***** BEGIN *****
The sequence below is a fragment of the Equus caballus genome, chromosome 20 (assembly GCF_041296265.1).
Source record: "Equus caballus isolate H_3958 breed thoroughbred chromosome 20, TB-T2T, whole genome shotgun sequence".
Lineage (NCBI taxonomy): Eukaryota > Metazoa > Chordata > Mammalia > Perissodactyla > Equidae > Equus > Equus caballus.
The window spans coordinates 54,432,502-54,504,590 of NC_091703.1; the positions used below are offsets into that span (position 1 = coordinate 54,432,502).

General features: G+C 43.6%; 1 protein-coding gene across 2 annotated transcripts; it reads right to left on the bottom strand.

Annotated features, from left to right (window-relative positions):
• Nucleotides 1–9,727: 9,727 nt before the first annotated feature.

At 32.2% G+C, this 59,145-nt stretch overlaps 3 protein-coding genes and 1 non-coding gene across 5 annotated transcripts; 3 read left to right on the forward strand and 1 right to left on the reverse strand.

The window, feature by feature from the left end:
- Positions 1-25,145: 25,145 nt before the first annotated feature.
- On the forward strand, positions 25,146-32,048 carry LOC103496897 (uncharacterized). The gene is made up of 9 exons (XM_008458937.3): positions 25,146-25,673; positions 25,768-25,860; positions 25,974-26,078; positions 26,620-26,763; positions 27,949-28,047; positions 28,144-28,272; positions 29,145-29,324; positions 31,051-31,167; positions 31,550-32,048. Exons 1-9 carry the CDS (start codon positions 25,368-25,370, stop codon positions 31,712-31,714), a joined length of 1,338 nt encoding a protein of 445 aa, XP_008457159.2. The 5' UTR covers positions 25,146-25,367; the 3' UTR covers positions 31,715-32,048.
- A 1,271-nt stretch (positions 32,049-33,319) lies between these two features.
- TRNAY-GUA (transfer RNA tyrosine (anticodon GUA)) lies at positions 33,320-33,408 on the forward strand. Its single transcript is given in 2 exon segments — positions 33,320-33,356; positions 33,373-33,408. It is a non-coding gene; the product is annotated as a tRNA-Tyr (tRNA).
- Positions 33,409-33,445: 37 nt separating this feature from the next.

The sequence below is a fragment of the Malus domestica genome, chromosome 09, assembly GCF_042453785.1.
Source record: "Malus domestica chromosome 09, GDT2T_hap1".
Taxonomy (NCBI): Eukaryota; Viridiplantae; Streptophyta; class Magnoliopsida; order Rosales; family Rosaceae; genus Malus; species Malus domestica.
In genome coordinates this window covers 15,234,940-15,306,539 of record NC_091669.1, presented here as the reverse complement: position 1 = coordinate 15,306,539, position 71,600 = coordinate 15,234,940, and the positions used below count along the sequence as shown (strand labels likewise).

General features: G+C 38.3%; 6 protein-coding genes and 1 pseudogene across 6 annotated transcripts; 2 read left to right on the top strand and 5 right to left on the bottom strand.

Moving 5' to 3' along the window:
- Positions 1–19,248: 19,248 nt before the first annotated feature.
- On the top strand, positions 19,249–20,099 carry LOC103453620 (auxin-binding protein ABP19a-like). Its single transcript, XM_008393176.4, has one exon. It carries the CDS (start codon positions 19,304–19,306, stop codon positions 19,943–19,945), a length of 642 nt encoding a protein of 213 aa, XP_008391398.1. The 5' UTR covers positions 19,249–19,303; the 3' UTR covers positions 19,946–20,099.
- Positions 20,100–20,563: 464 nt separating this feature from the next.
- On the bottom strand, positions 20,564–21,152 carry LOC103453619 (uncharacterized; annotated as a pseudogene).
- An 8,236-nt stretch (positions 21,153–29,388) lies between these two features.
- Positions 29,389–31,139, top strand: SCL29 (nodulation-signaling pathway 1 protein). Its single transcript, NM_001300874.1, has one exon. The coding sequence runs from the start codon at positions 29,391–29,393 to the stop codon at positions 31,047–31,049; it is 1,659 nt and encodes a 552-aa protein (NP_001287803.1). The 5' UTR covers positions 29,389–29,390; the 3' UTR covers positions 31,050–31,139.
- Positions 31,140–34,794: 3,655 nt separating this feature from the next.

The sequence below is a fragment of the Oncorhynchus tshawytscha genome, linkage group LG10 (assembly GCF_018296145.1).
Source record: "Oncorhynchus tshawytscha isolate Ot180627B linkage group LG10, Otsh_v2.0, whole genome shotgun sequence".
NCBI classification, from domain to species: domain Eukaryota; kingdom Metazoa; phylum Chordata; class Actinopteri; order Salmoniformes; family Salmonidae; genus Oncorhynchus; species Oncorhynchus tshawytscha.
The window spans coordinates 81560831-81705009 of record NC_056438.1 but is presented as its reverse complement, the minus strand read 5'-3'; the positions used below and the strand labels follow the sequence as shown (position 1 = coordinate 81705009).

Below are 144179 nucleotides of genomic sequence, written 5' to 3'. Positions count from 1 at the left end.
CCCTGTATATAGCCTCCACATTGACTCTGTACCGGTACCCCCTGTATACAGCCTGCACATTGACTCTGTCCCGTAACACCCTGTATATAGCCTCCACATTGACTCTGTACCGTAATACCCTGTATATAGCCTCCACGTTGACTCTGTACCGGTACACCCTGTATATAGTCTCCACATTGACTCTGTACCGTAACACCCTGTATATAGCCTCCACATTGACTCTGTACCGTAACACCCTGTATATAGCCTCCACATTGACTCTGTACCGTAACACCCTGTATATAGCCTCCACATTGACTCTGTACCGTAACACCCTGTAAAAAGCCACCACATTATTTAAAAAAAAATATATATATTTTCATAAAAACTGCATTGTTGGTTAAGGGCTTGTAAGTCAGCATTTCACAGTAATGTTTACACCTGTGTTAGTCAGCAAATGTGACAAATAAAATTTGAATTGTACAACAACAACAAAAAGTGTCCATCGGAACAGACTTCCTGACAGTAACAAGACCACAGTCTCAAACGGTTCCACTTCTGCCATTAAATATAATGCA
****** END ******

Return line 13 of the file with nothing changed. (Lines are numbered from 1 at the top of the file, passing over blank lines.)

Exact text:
- TRNAY-GUA (transfer RNA tyrosine (anticodon GUA)) lies at positions 33,320-33,408 on the forward strand. Its single transcript is given in 2 exon segments — positions 33,320-33,356; positions 33,373-33,408. It is a non-coding gene; the product is annotated as a tRNA-Tyr (tRNA).